- Hello to all, I record this morning a short Sich transmission at 7:28 UTC. You can find this image on my page www.jendela.nl/sich ruud jansenMessage 1 of 31 , Feb 1, 2005View SourceHello to all,
I record this morning a short Sich transmission at 7:28 UTC.
You can find this image on my page www.jendela.nl/sich
> Hello to all,
> I can't wait for the passage to morrow at 6:23 UTC (Haarlem, the
> But I'am afraid that the sat is behind the buildings east of my house.
> Ruud Jansen
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- ... From: Les Hamilton To: rig-l ; GEO Subscribers Sent: Sunday,Message 31 of 31 , Jan 22, 2006View Source
----- Original Message -----
From: "Les Hamilton" <lesw.hamilton@...>
To: "rig-l" <email@example.com>; "GEO Subscribers"
Sent: Sunday, January 22, 2006 10:00 AM
Subject: [GEO-Subscribers] Sich 1M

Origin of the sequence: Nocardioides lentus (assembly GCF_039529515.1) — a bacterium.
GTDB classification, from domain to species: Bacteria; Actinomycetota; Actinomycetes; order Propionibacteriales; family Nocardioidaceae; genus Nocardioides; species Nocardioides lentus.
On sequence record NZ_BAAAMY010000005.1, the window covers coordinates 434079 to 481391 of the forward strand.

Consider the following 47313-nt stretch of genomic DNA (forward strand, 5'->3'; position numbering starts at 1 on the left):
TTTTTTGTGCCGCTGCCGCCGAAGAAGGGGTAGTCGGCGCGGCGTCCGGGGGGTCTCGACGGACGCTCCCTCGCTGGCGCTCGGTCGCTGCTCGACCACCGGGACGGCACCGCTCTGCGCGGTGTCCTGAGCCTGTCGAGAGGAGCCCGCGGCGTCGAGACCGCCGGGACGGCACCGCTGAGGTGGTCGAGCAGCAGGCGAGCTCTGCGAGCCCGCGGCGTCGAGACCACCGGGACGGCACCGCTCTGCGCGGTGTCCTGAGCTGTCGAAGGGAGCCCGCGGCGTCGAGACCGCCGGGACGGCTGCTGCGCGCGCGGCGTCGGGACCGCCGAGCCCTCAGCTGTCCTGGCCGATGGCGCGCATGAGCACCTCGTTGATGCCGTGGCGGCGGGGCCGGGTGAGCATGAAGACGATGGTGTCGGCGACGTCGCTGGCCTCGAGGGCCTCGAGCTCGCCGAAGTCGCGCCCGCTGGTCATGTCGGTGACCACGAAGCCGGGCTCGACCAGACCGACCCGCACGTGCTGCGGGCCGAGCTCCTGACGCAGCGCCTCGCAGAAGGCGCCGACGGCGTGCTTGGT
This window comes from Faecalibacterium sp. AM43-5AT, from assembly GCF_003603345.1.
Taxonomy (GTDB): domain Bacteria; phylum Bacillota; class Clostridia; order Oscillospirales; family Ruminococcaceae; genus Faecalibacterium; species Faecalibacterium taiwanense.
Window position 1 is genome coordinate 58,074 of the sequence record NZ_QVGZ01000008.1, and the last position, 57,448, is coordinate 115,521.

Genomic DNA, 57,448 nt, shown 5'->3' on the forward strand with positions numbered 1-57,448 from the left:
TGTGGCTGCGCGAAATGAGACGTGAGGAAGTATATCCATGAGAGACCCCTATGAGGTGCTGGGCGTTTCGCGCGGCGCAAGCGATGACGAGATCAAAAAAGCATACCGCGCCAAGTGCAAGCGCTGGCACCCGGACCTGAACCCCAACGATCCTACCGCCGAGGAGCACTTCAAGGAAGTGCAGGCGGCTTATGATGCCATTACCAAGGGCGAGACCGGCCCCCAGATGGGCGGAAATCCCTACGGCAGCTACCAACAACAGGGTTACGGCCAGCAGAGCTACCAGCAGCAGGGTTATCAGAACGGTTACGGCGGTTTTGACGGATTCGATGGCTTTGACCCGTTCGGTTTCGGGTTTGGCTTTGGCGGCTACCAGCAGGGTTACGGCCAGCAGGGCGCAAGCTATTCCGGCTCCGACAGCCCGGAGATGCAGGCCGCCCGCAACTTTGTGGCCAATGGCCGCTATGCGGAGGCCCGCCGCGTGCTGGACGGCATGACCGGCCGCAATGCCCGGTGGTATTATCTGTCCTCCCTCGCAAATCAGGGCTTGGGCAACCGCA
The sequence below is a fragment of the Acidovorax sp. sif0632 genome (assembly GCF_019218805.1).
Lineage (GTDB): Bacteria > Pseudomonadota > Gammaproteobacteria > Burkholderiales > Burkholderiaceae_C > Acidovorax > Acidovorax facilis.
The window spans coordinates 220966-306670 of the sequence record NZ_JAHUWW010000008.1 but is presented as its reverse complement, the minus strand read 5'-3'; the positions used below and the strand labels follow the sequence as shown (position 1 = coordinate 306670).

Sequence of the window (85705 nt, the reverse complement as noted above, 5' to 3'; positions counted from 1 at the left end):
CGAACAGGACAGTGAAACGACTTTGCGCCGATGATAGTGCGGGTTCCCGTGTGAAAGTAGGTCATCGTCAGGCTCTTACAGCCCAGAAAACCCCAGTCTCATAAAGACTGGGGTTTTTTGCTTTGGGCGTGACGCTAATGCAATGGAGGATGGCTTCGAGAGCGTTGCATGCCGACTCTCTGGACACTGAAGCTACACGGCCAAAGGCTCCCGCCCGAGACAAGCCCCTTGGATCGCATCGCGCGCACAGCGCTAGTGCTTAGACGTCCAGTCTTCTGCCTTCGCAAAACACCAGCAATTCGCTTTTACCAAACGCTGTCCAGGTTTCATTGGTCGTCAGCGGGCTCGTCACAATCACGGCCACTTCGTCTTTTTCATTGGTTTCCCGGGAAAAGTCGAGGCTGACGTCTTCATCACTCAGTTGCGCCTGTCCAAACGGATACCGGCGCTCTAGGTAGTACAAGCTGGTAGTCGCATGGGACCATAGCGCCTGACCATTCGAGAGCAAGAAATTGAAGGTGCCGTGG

> Here's a query for all you satellite watchers out there.
> We understand that Sich-1M failed to reach its designed orbit, and it was
> widely predicted that it would, sooner rather than later, burn up as it
> re-entered the atmosphere. However, it is still up there.
> I was playing about in a tracking program, and noticed that the
> of Sich-1M's orbit has in fact considerably reduced in the past year. In
> February 2005 the figure was 0.024: currently it is 0.011.
> Does this suggest that the satellite is gradually being recovered, or what
> . ?
> Les Hamilton
Les I am no expert but my own guess is that the eccentricity is being
knocked out of it as it gets lower and lower into the atmosphere. If you
project the current keplers to July....the satellite has gone.
I remember Peter Wakelin (who IS an expert) explaining that the orbit
deterioration varies in accordance with when perigee corresponds to certain
parts of the earth curvature ie deterioration will be more rapid when
perigee is at its worst. Perigee is slowly changing in respect to orbit
due the satellite's unstable position. Hence the rate of decay is quite
variable with quite large gaps between the maximums.